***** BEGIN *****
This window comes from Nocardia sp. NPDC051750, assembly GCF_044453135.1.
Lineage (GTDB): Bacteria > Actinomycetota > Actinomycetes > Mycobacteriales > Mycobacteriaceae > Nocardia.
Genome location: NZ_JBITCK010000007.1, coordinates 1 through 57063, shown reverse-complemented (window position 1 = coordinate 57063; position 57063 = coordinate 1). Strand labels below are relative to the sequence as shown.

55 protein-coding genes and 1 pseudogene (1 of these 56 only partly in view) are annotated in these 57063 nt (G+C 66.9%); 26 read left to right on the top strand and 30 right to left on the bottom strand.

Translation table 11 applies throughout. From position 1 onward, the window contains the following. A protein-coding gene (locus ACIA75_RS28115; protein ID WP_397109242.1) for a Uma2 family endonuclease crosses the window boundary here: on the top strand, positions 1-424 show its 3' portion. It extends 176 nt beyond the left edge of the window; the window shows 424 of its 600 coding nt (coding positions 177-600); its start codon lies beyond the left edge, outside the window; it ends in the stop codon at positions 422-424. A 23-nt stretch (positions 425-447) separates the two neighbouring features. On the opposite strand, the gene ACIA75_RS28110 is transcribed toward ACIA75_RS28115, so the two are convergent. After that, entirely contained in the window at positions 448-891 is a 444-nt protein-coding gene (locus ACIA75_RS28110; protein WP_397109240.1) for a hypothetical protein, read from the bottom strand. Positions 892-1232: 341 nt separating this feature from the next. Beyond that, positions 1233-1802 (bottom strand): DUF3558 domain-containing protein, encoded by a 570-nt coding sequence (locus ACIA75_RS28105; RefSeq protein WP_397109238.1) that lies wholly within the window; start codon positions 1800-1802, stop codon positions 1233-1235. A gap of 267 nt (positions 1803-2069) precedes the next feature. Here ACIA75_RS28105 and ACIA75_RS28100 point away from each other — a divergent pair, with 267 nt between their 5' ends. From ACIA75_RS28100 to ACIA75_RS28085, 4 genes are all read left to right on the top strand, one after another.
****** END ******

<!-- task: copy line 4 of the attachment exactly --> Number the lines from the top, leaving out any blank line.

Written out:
55 protein-coding genes and 1 pseudogene (1 of these 56 only partly in view) are annotated in these 57063 nt (G+C 66.9%); 26 read left to right on the top strand and 30 right to left on the bottom strand.